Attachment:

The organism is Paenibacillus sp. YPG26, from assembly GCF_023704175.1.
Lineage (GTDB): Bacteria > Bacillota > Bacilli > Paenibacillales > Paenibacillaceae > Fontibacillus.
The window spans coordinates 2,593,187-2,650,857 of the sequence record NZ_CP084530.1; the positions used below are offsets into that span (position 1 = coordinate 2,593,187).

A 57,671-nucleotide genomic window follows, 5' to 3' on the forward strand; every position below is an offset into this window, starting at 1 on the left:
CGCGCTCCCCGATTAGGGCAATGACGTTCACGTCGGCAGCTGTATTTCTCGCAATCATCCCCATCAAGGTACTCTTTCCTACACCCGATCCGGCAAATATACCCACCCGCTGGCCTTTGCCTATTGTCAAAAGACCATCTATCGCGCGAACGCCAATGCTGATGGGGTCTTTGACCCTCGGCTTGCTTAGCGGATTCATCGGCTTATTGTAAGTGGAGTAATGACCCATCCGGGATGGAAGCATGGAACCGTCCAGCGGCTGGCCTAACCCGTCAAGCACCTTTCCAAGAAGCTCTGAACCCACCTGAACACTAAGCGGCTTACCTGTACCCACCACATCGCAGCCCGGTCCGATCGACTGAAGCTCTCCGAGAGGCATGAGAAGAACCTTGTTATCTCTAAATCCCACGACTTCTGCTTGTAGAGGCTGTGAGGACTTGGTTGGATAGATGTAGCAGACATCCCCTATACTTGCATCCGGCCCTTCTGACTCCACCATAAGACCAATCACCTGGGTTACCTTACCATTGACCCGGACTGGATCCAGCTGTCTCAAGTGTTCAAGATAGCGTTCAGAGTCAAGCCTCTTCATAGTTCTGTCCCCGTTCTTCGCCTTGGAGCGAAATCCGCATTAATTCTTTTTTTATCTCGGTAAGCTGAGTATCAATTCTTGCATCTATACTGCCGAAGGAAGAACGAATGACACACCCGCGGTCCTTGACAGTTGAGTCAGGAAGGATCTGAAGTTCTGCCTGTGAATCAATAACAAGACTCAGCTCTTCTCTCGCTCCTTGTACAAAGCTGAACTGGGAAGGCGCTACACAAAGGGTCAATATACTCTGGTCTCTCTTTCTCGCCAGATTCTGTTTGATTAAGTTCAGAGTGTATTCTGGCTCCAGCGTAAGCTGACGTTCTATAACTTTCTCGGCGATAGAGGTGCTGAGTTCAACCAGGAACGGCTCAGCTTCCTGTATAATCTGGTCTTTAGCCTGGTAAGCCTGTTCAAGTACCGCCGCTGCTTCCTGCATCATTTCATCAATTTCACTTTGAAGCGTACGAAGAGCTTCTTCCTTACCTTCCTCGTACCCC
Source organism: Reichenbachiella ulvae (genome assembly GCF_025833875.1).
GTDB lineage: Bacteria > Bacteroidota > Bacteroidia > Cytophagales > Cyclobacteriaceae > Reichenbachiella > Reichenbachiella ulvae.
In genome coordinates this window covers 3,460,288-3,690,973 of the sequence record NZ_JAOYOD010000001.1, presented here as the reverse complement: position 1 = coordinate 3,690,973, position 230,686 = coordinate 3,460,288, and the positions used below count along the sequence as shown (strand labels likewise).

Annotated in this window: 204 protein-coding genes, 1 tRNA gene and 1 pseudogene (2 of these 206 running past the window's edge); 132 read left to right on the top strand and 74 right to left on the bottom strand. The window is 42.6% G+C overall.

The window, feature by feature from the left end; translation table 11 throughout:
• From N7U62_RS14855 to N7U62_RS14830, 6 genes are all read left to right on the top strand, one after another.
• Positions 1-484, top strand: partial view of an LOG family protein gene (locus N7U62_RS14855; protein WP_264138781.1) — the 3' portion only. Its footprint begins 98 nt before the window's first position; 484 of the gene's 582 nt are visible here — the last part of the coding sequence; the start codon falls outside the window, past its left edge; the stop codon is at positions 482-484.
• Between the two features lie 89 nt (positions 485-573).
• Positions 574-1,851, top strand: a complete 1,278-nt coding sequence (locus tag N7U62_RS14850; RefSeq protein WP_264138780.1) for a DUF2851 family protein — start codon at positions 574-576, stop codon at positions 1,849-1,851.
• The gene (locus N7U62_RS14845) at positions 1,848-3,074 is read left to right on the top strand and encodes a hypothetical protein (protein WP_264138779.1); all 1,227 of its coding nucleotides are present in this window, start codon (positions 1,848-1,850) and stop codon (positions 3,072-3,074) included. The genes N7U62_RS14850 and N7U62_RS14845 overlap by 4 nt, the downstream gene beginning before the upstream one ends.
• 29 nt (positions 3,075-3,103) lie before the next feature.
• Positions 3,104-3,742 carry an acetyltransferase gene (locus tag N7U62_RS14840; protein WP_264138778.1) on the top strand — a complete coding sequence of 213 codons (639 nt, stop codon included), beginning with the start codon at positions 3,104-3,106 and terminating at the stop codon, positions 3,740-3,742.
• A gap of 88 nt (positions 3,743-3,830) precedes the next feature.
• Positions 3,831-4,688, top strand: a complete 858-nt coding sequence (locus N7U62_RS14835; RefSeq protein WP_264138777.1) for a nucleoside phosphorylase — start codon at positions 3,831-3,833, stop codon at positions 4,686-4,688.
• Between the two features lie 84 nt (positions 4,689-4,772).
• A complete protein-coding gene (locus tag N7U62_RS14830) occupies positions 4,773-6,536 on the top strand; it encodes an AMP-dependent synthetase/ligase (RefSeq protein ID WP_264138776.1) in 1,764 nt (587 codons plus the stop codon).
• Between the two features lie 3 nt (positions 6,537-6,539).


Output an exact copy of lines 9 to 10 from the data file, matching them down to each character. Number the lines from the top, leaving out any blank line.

Annotated in this window: 204 protein-coding genes, 1 tRNA gene and 1 pseudogene (2 of these 206 running past the window's edge); 132 read left to right on the top strand and 74 right to left on the bottom strand. The window is 42.6% G+C overall.

The window, feature by feature from the left end; translation table 11 throughout: